This week GE released this great GIF of its 1,300-horsepower advanced turboprop (ATP) engine in which more than one-third of the components have been built through additive manufacturing, or 3D printing. The company is showing off its creation in real life at this week's big air show in Oshkosh, WI. In other words hardware development is getting more and more agile, is your procurement as agile?

 

Background

Already in 2016 GE reported the first 3D printed jet engine. They made a simple 3D-printed mini jet engine that roared at 33,000 rotations per minute.

In contrast to traditional machining methods that typically cut parts out of larger pieces to get to a finished shape, additive manufacturing uses lasers to fuse thin layers of metal on top of each other to build parts from the ground up. This advanced technique means less material waste and more complex parts that can be built precisely to optimize how they work inside a machine.

This is not a matter of simply replacing one production method with another, but of reinventing the way aviation engines are conceived and designed
— Giorgio Abrate, engineering lead at Avio Aero, the GE subsidiary that developed the ATP.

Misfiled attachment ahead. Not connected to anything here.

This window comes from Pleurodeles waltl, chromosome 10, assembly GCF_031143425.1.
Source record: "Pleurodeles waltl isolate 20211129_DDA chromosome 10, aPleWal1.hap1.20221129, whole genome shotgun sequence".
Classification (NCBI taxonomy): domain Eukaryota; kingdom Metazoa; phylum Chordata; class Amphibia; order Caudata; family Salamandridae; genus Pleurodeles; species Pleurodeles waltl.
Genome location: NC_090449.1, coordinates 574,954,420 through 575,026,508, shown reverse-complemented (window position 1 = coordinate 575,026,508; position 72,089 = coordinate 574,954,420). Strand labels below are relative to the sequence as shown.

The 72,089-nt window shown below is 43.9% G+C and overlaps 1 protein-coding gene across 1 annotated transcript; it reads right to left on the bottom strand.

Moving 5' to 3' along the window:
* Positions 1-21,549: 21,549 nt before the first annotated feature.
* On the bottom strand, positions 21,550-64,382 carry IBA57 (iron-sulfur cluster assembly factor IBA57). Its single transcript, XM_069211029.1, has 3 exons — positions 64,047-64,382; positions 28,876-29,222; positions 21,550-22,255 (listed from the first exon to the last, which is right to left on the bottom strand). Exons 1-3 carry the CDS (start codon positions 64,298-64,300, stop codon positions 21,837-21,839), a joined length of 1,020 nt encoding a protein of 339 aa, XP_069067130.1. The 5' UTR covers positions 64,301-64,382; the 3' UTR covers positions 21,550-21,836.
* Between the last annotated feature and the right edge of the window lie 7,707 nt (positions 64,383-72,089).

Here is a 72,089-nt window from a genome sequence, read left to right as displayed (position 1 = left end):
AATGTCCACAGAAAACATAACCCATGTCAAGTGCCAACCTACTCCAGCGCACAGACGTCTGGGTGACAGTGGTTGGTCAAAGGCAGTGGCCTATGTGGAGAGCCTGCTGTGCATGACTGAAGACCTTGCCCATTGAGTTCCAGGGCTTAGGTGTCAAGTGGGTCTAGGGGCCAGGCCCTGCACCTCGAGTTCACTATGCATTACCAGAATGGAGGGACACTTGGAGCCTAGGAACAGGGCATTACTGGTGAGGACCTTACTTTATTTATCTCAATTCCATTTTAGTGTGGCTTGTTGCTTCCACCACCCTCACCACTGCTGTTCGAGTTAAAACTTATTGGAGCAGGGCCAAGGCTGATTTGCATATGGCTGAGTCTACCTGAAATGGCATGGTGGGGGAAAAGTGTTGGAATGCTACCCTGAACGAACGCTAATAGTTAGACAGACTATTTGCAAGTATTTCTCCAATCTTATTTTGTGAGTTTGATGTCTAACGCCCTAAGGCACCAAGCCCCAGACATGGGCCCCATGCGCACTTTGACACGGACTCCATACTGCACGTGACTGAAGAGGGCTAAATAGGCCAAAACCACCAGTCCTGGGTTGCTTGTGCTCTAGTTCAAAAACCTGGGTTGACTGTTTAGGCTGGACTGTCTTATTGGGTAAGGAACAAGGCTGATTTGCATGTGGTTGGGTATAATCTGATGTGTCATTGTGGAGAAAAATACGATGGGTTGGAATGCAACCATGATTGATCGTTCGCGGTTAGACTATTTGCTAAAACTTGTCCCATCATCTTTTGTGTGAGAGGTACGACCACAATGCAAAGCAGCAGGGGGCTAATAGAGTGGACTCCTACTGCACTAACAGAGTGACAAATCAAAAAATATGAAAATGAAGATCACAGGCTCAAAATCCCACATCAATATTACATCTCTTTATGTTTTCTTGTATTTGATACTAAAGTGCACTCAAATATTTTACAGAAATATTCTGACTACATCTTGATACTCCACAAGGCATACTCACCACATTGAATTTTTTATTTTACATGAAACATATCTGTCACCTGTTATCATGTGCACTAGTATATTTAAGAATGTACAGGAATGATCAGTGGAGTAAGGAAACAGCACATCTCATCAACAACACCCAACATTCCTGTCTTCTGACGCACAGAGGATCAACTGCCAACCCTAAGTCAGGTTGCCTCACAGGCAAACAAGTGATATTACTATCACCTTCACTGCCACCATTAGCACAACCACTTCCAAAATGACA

"There are really a lot of benefits to building things through additive,” says Matt Benvie, spokesman for GE Aviation. “You get speed because there’s less need for tooling and you go right from a model or idea to making a part. You can also get geometries that just can’t be made any other way.“

As Joe Justice, creator of Scrum@Hardware, Scrum Inc. recently mentioned: „Thanks to the new technics it’s no problem any more in hardware development to build an engine (working increment) within one iteration!“. One iteration is by definition of scrum less than 4 weeks, modern teams usually use 1-week sprints. 

Conclusions

If hardware development is getting that fast and flexible procurement has to adapt too. It’s predictable, that we will change our partners in a much more adaptive way as we'll do with the production method depending at the current customer needs. In other words we need to close the gab regarding speed (DAYS instead of MONTHS) and become as innovative in sourcing a new partner as the product development is.

Read more about how you could do that with lean-agile procurement

Sources:

http://www.ge.com/reports/reengineering-elevators-transform-21st-century-cities/
http://www.ge.com/reports/treat-avgeeks-inside-look-ges-3d-printed-aircraft-engine/
GE Made a Real 3D-Printed Plane Engine and Here's a Gorgeous Look at It

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